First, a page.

More than half the delay compensation rejections in 2017-18 are due to “insufficient funds”. Centre says no paucity of funds, states just being careless. 

The Centre may claim it is funding the flagship Mahatma Gandhi National Rural Employment Guarantee Act (MGNREGA) sufficiently, even allotting a massive budget of Rs 48,000 crore this fiscal, but a lack of funds seems to be affecting the scheme on the ground, so much so that it is being cited as the reason for beneficiaries not being compensated when their payments are delayed.

According to data available with the Rural Development Ministry, which oversees the functioning of this scheme, more than half the delayed compensation payable in days – 57 per cent – has been “rejected” so far in 2017-18.

Of this, 54 per cent was rejected due to “insufficient funds” while another 36 per cent was rejected because compensation was not due. The rest fell in categories such as “natural calamities” and “others”.

MGNREGA, introduced in 2006, promises 100 days of employment every year to each rural household. The act stipulates that payments have to be made within a fortnight of completion of work, failing which workers need to be paid compensation for each day of delay.

The ministry has been focusing its efforts on correcting the delays and has even issued circulars in the past to all states claiming there would be “zero tolerance for delays in wage payments”.

It has already instituted a delay compensation system, under which workers are entitled to receive compensation at a rate of 0.05 per cent of unpaid wages per day for the duration of delay beyond the 16th day, with penalties being imposed on officials identified as being responsible for the delay.

To be sure, this phenomenon is not new and the Central government has clearly been unable to ensure adequate funds-flow to the lower tiers for timely payment of wages and delayed compensation.

In fiscal 2016-17, 75 per cent of the delayed compensation payable in days was rejected, of which 35 per cent was due to insufficient funds.

The corresponding figure for 2015-16 was 55 per cent and 59 per cent, for 2014-15 it was 61 per cent and 81 per cent and for 2013-14 it was 21 per cent and 91 per cent respectively. Data for earlier years was not readily available.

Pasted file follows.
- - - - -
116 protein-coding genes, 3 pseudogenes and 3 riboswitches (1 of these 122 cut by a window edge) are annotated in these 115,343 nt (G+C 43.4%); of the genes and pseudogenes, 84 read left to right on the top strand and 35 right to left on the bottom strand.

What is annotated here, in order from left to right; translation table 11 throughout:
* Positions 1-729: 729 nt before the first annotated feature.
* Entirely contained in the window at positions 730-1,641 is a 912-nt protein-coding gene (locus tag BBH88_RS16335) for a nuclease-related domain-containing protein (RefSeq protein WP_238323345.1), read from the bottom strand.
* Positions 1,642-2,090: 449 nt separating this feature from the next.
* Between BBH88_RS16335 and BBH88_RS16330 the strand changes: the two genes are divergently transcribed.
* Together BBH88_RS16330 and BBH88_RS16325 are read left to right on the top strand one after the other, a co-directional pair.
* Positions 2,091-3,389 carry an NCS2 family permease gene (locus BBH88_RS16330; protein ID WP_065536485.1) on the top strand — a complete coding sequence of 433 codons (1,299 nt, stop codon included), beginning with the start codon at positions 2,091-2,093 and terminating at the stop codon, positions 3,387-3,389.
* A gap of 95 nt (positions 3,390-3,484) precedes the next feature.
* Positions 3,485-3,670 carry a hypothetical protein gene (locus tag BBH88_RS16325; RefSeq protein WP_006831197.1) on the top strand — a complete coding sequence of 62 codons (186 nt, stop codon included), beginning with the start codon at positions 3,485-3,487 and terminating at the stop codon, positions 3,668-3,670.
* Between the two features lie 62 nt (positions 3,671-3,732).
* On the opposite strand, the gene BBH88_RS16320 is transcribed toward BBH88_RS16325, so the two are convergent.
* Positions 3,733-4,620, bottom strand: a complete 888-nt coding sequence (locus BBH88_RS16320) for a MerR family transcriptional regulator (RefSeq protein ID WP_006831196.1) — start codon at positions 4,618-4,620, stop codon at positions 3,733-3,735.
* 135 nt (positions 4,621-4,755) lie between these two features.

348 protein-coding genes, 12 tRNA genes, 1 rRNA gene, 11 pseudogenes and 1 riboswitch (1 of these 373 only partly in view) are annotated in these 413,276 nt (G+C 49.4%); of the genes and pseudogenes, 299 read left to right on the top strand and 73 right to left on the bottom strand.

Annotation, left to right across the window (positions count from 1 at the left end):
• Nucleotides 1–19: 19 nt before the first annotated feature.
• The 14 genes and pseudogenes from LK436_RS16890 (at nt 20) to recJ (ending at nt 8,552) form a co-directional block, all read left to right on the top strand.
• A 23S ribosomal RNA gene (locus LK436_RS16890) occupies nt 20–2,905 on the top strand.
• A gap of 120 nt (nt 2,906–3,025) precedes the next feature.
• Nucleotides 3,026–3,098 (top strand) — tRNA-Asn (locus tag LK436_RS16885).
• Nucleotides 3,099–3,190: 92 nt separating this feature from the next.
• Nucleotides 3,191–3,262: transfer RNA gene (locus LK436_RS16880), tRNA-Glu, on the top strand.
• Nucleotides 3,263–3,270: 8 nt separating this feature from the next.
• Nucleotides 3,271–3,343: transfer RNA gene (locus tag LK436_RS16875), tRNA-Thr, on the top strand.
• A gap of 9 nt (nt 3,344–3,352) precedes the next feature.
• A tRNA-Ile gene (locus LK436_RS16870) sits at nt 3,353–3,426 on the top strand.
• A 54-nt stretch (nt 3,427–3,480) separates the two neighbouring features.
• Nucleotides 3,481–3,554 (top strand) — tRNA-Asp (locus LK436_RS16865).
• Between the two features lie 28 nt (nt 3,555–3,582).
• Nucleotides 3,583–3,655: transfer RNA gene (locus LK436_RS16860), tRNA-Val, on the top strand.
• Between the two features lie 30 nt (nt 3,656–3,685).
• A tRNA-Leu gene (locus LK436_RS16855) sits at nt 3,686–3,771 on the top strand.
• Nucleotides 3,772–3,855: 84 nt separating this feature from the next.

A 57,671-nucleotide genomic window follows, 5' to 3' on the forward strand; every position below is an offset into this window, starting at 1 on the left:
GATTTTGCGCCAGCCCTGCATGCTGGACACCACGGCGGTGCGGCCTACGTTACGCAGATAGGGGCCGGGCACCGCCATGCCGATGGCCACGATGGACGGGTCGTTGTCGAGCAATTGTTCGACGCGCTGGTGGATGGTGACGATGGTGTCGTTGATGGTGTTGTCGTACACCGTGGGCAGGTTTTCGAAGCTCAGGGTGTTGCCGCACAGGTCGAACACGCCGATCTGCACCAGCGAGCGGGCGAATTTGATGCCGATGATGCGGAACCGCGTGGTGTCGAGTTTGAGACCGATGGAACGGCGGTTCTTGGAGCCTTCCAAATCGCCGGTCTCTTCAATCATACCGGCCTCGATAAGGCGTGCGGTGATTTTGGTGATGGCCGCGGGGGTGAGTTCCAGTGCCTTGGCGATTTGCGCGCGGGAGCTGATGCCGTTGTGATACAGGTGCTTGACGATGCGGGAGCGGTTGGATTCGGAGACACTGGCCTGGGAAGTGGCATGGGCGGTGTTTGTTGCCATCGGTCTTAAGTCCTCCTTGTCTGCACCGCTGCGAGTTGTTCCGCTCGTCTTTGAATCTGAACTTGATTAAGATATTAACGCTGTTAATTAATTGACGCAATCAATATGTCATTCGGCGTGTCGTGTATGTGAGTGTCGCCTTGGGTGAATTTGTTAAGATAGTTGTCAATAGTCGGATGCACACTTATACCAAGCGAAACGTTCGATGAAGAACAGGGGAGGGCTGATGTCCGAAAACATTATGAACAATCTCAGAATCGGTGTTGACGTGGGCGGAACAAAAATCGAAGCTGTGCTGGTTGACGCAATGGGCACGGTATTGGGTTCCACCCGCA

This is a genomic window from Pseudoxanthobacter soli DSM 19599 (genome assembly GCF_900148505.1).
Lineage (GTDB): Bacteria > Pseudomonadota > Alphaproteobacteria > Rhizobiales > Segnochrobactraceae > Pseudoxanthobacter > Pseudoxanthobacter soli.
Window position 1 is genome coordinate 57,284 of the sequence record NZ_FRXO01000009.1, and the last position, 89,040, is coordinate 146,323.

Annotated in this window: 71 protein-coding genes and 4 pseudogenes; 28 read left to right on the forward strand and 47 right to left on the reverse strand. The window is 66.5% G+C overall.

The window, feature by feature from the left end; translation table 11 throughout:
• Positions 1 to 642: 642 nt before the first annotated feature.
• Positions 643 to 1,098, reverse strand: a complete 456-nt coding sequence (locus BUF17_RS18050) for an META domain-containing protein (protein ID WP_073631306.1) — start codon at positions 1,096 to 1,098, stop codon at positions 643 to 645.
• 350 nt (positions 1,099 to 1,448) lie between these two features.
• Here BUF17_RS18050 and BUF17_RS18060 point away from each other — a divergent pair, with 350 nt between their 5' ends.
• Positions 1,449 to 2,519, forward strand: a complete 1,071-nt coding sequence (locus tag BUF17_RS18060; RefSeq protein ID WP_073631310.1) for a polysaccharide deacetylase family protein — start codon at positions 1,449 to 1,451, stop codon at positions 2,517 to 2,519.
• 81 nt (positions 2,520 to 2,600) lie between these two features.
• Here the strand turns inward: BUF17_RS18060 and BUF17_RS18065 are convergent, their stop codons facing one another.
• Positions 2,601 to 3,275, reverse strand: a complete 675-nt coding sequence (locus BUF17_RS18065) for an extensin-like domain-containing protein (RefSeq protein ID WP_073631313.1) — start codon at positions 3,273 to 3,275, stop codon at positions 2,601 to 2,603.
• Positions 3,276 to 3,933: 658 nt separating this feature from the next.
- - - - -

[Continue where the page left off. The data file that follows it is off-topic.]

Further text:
While states seem to be grappling with the issue funds to clear the backlog of payments, even rejecting crucial payments like delayed compensation, the ministry claims there is absolutely no shortage of funds.

“We ensure adequate funds reach all states. There is absolutely no paucity of funds from the Centre,” said Aparajita Sarangi, Joint Secretary, MGNREGA.

“A reason among the given choices have to be ticked by the competent authority at the block/state level for rejecting delayed compensation and ‘insufficient funds’ is often just ticked without it being the appropriate column. We are trying to release funds to all states as soon as possible,” she said.

The ministry also claims the Fund Transfer Order that is generated at the state level as a demand to the Centre for transferring the payment often comes with a lag which affects data and shows lack of funds.

“This is not a question of allocating inadequate funds for the scheme. It is a high profile scheme and enough budgetary allocations are made, if not for anything else then for optics. However, this is a matter of being unable to streamline the fund-flow system and ensure the funds reach where required. This is also a reflection of intent,” said another ministry official who did not wish to be identified.

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